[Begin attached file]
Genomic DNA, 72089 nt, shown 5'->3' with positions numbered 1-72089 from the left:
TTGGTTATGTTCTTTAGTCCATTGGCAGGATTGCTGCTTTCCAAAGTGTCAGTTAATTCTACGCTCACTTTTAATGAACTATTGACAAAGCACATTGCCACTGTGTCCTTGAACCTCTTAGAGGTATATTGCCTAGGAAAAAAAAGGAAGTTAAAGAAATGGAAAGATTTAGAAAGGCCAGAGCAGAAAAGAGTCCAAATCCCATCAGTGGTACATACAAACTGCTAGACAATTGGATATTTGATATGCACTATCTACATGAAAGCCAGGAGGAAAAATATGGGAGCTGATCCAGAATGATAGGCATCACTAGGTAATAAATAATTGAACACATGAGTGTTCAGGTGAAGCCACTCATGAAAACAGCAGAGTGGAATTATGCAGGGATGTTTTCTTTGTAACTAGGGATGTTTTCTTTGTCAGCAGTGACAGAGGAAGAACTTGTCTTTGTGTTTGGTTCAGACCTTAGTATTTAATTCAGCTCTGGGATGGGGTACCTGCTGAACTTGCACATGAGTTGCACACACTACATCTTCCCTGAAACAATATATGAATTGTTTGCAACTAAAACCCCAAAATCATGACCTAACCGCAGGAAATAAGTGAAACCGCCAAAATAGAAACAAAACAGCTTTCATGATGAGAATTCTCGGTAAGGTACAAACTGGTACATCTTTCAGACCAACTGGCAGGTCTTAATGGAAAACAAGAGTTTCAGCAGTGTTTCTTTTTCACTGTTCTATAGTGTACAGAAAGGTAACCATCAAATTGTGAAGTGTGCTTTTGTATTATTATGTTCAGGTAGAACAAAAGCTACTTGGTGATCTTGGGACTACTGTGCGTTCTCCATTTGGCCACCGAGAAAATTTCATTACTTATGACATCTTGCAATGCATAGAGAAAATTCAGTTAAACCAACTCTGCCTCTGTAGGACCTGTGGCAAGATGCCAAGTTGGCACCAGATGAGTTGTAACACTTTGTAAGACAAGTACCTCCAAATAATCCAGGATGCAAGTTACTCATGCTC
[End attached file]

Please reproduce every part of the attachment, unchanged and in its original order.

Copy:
Genomic DNA, 72089 nt, shown 5'->3' with positions numbered 1-72089 from the left:
TTGGTTATGTTCTTTAGTCCATTGGCAGGATTGCTGCTTTCCAAAGTGTCAGTTAATTCTACGCTCACTTTTAATGAACTATTGACAAAGCACATTGCCACTGTGTCCTTGAACCTCTTAGAGGTATATTGCCTAGGAAAAAAAAGGAAGTTAAAGAAATGGAAAGATTTAGAAAGGCCAGAGCAGAAAAGAGTCCAAATCCCATCAGTGGTACATACAAACTGCTAGACAATTGGATATTTGATATGCACTATCTACATGAAAGCCAGGAGGAAAAATATGGGAGCTGATCCAGAATGATAGGCATCACTAGGTAATAAATAATTGAACACATGAGTGTTCAGGTGAAGCCACTCATGAAAACAGCAGAGTGGAATTATGCAGGGATGTTTTCTTTGTAACTAGGGATGTTTTCTTTGTCAGCAGTGACAGAGGAAGAACTTGTCTTTGTGTTTGGTTCAGACCTTAGTATTTAATTCAGCTCTGGGATGGGGTACCTGCTGAACTTGCACATGAGTTGCACACACTACATCTTCCCTGAAACAATATATGAATTGTTTGCAACTAAAACCCCAAAATCATGACCTAACCGCAGGAAATAAGTGAAACCGCCAAAATAGAAACAAAACAGCTTTCATGATGAGAATTCTCGGTAAGGTACAAACTGGTACATCTTTCAGACCAACTGGCAGGTCTTAATGGAAAACAAGAGTTTCAGCAGTGTTTCTTTTTCACTGTTCTATAGTGTACAGAAAGGTAACCATCAAATTGTGAAGTGTGCTTTTGTATTATTATGTTCAGGTAGAACAAAAGCTACTTGGTGATCTTGGGACTACTGTGCGTTCTCCATTTGGCCACCGAGAAAATTTCATTACTTATGACATCTTGCAATGCATAGAGAAAATTCAGTTAAACCAACTCTGCCTCTGTAGGACCTGTGGCAAGATGCCAAGTTGGCACCAGATGAGTTGTAACACTTTGTAAGACAAGTACCTCCAAATAATCCAGGATGCAAGTTACTCATGCTC